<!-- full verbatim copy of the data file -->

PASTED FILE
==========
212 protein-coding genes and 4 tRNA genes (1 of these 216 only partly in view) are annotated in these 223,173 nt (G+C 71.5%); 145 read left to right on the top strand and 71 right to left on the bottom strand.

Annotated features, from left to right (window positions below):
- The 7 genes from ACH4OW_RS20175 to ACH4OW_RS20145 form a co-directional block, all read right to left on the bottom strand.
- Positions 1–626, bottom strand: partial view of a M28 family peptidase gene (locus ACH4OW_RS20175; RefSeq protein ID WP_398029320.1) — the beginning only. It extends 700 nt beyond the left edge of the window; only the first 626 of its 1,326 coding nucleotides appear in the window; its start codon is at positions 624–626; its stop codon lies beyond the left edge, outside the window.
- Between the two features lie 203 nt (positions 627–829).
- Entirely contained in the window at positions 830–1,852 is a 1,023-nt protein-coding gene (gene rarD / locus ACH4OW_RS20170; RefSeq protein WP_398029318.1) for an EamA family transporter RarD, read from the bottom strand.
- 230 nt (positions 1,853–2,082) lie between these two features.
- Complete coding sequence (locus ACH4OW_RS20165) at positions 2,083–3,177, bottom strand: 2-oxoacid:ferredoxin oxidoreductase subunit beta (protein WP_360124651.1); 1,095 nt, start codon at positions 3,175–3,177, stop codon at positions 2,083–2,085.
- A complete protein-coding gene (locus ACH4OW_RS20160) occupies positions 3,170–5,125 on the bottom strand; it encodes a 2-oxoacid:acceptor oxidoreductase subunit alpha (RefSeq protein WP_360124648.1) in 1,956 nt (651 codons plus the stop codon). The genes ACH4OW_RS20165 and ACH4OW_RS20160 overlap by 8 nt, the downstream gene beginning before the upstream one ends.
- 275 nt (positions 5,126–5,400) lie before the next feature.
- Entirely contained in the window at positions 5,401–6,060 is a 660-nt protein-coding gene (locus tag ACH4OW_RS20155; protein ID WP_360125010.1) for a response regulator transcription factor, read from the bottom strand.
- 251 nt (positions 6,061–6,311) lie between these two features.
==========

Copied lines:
212 protein-coding genes and 4 tRNA genes (1 of these 216 only partly in view) are annotated in these 223,173 nt (G+C 71.5%); 145 read left to right on the top strand and 71 right to left on the bottom strand.

Annotated features, from left to right (window positions below):
- The 7 genes from ACH4OW_RS20175 to ACH4OW_RS20145 form a co-directional block, all read right to left on the bottom strand.
- Positions 1–626, bottom strand: partial view of a M28 family peptidase gene (locus ACH4OW_RS20175; RefSeq protein ID WP_398029320.1) — the beginning only. It extends 700 nt beyond the left edge of the window; only the first 626 of its 1,326 coding nucleotides appear in the window; its start codon is at positions 624–626; its stop codon lies beyond the left edge, outside the window.
- Between the two features lie 203 nt (positions 627–829).
- Entirely contained in the window at positions 830–1,852 is a 1,023-nt protein-coding gene (gene rarD / locus ACH4OW_RS20170; RefSeq protein WP_398029318.1) for an EamA family transporter RarD, read from the bottom strand.
- 230 nt (positions 1,853–2,082) lie between these two features.
- Complete coding sequence (locus ACH4OW_RS20165) at positions 2,083–3,177, bottom strand: 2-oxoacid:ferredoxin oxidoreductase subunit beta (protein WP_360124651.1); 1,095 nt, start codon at positions 3,175–3,177, stop codon at positions 2,083–2,085.
- A complete protein-coding gene (locus ACH4OW_RS20160) occupies positions 3,170–5,125 on the bottom strand; it encodes a 2-oxoacid:acceptor oxidoreductase subunit alpha (RefSeq protein WP_360124648.1) in 1,956 nt (651 codons plus the stop codon). The genes ACH4OW_RS20165 and ACH4OW_RS20160 overlap by 8 nt, the downstream gene beginning before the upstream one ends.
- 275 nt (positions 5,126–5,400) lie before the next feature.
- Entirely contained in the window at positions 5,401–6,060 is a 660-nt protein-coding gene (locus tag ACH4OW_RS20155; protein ID WP_360125010.1) for a response regulator transcription factor, read from the bottom strand.
- 251 nt (positions 6,061–6,311) lie between these two features.